# Dual voltage 9 and 12 volt nominal input

I'm a newby to electronics.

I have an Arduino Leostick that I need to be able to trigger off both 9 and 12 volt nominal from batteries. The 9 volt battery currently gives 9.3 Volts but that voltage may drop over time. I have no way of knowing what the real voltage from the 12 Volt battery is, it could be giving 12.6 or even 13.5 volts or more for all I know, it's the size of a car battery. The Leostick must NOT trigger at 3.4 volt input, or anywhere near that voltage.

Which resistors are suitable for a voltage divider? Should I be using analog or digital input?

What happens to an Arduino if the input is, say, 5.3 volts on an analog input for a period of no more than 10 seconds? Would it register as 0.3 volts or 5 volts or fry the circuits? Does the digital input switch from LOW to HIGH at 2.5 V?

How are you powering the leo? It has a usb pcb shaped plug which requires 5v...

First step down the voltage via a regulator, switching or 7805, power the leo with that. Secondly, a voltage divider to knock down the max potential voltage (15v) to 4.5v

Are electrical circuits usually designed for nominal battery voltage or actual battery voltage? It’s annoying that voltages depend strongly on load.

How are you powering the leo? It has a usb pcb shaped plug which requires 5v…

Powered 9V through VIN. That’s not the problem, according to websites VIN takes anywhere from 6 to 12 volts, 9 volts works fine.

Secondly, a voltage divider to knock down the max potential voltage (15v) to 4.5v

I was going to use a 150K and 100K voltage divider to knock 12 volts nominal down to 4.8 V but don’t know if that is safe for analog input. Then if I use an Arduino cut-off of 3.2 V (analog read 655) that translates back up to 8 V input, which is for the 9 volt nominal battery plus an allowance for voltage loss, and well above the false input of 3.4 volt. Would that be OK?

mollwollfumble: I was going to use a 150K and 100K voltage divider to knock 12 volts nominal down to 4.8 V but don't know if that is safe for analog input.

More than safe. The values may be a little high as the analog input has an effective impedance of something like 10k, but most of that is capacitive. Try it out, but you may need to use some trickery such as taking one reading, discarding it, waiting a number of milliseconds for it to re-stabilise as the internal multiplexer is now definitely switched to that input, and then taking your definitive reading.

I don't follow the rest of your description but it sounds plausible.

Paul__B:

mollwollfumble:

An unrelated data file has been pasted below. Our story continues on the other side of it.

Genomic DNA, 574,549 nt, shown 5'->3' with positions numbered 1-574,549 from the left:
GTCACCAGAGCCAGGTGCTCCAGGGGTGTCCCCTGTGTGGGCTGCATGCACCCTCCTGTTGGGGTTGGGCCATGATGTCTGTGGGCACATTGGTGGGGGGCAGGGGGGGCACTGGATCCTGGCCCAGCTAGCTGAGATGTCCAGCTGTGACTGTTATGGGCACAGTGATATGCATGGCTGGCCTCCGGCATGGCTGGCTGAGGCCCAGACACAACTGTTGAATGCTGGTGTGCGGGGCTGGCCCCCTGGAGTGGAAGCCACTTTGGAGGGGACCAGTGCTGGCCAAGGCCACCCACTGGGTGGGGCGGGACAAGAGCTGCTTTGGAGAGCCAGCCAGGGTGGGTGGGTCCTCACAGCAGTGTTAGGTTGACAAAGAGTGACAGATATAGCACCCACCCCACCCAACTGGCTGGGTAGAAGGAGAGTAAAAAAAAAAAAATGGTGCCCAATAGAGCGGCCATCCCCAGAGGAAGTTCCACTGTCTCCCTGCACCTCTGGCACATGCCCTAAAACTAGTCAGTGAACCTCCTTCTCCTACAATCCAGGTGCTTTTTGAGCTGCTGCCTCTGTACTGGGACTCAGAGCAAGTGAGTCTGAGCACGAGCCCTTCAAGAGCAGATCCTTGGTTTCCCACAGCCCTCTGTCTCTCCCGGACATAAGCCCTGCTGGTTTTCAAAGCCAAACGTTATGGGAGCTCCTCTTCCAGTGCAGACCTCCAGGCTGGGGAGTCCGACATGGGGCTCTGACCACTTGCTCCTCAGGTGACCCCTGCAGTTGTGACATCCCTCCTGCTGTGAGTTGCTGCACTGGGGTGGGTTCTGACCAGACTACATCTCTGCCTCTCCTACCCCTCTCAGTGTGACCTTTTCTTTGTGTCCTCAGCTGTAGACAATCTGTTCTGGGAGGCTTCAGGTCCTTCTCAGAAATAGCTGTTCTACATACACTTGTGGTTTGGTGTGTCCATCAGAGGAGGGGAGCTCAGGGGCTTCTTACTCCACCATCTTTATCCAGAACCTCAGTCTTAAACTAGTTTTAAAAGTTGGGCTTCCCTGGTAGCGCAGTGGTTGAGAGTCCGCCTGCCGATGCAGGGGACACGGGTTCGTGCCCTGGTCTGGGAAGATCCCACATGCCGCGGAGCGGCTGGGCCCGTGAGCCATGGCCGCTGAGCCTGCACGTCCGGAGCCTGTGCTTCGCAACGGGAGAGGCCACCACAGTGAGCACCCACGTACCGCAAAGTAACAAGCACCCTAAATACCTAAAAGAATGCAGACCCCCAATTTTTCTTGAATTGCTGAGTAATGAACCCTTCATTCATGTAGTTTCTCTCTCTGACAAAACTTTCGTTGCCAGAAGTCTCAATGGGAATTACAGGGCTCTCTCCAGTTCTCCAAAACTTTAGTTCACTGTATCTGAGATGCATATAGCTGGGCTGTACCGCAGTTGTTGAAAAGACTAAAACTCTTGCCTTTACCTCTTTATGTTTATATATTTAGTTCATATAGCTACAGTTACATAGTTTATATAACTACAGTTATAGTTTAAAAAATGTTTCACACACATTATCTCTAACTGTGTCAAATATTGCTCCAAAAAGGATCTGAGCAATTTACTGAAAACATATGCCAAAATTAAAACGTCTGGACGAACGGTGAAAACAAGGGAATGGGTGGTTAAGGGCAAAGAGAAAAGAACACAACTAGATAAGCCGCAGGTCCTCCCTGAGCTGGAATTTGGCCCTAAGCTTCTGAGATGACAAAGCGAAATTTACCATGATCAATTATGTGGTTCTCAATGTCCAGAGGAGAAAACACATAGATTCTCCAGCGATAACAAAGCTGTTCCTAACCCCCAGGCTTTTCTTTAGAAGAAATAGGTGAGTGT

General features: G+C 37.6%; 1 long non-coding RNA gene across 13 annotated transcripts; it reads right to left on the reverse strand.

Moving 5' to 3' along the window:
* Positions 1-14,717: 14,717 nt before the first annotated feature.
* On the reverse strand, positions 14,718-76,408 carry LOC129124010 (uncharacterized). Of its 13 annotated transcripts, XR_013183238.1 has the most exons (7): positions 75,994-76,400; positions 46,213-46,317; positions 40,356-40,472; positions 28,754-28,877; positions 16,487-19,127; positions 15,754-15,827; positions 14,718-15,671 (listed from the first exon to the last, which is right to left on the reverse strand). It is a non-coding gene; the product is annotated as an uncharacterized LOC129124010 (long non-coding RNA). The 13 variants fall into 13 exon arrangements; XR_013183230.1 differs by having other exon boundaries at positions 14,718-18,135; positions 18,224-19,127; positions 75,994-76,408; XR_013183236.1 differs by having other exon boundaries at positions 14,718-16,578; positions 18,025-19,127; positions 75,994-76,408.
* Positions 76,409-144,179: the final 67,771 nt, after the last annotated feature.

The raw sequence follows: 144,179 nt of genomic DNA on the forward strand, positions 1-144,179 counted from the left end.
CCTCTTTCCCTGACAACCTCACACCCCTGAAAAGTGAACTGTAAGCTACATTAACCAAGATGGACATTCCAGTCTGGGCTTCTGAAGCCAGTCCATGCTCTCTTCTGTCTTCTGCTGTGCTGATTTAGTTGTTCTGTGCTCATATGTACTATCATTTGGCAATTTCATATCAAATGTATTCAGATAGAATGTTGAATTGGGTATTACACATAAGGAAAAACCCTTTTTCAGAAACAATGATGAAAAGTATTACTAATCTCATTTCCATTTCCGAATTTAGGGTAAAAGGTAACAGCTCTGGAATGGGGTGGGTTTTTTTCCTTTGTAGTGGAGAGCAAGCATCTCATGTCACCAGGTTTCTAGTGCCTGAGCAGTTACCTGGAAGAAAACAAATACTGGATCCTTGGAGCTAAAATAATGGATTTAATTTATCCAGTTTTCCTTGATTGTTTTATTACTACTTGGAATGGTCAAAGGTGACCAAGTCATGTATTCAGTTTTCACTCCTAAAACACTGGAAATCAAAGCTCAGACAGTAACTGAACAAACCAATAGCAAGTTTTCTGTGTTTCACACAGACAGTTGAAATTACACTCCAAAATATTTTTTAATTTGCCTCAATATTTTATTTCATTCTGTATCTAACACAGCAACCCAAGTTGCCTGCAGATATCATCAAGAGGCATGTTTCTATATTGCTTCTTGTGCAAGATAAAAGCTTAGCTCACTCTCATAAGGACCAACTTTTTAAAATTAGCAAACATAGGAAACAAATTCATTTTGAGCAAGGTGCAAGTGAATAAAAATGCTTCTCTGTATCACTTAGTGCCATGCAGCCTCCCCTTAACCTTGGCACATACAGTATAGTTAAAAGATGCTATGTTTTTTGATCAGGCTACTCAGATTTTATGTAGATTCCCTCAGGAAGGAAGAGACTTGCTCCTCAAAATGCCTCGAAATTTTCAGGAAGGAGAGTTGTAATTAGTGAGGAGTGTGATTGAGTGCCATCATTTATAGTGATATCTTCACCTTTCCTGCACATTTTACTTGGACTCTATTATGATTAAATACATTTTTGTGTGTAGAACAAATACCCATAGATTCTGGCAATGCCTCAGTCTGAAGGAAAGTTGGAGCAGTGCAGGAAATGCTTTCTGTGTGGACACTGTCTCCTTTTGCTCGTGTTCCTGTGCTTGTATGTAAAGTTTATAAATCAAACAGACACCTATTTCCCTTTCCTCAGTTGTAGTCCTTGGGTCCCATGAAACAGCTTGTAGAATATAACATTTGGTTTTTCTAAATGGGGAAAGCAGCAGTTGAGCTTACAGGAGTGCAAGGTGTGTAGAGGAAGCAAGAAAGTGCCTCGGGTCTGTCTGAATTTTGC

I was going to use a 150K and 100K voltage divider to knock 12 volts nominal down to 4.8 V but don’t know if that is safe for analog input.

More than safe. The values may be a little high as the analog input has an effective impedance of something like 10k, but most of that is capacitive. Try it out, but you may need to use some trickery such as taking one reading, discarding it, waiting a number of milliseconds for it to re-stabilise as the internal multiplexer is now definitely switched to that input, and then taking your definitive reading.

I don’t follow the rest of your description but it sounds plausible.

The analog inputs require 10k or less impedance to drive them to full accuracy, but that’s easy to
achieve, just add 100nF capacitor between the analog pin and ground. Or take two successive
readings (the time constants involved are measured in microseconds, not milliseconds, no
delay needed).

I was going to use a 150K and 100K voltage divider to knock 12 volts nominal down to 4.8 V but don't know if that is safe for analog input.

Safe, but won't work. The values are too high. Use 10K max total. About 6K and 4K for 4.8v to the analog input.

take two successive
readings (the time constants involved are measured in microseconds, not milliseconds, no
delay needed).

Safe, but won’t work. The values are too high.

Thanks all, will do.
Just starting to read book “Arduino Internals” and note that the 5 volts has a tolerance of ±5% which gives 4.75 to 5.25 volts. But the chip won’t actually fail until 5.5 Volts. That means no failure unless the 12 Volt car battery is outputting 13.75 volts or more, which is very unlikely, fingers crossed.

That means no failure unless the 12 Volt car battery is outputting 13.75 volts or more, which is very unlikely,

Have you actually measured that when the car is running. Yes that voltage will be exceeded every time.

Which resistors are suitable for a voltage divider?

You do not mean for powering that board do you? If so you do not power anything from a resistive divider, you use a voltage regulator.

What do you mean by trigger?

Powered 9V through VIN. That's not the problem, according to websites VIN takes anywhere from 6 to 12 volts, 9 volts works fine.

I just downloaded the schematics and I can't see a Vin pin nor a voltage regulator?

according to websites VIN takes anywhere from 6 to 12 volts, 9 volts works fine.

Well according to this thread:- http://forum.freetronics.com/viewtopic.php?f=27&t=5844&sid=328ccd1f3443b3ab76c88ca7aa213b08

Quick note for anyone else reading this: even though the LeoStick pin is marked "VIN" it can only accept 5V input. Don't connect a higher voltage here!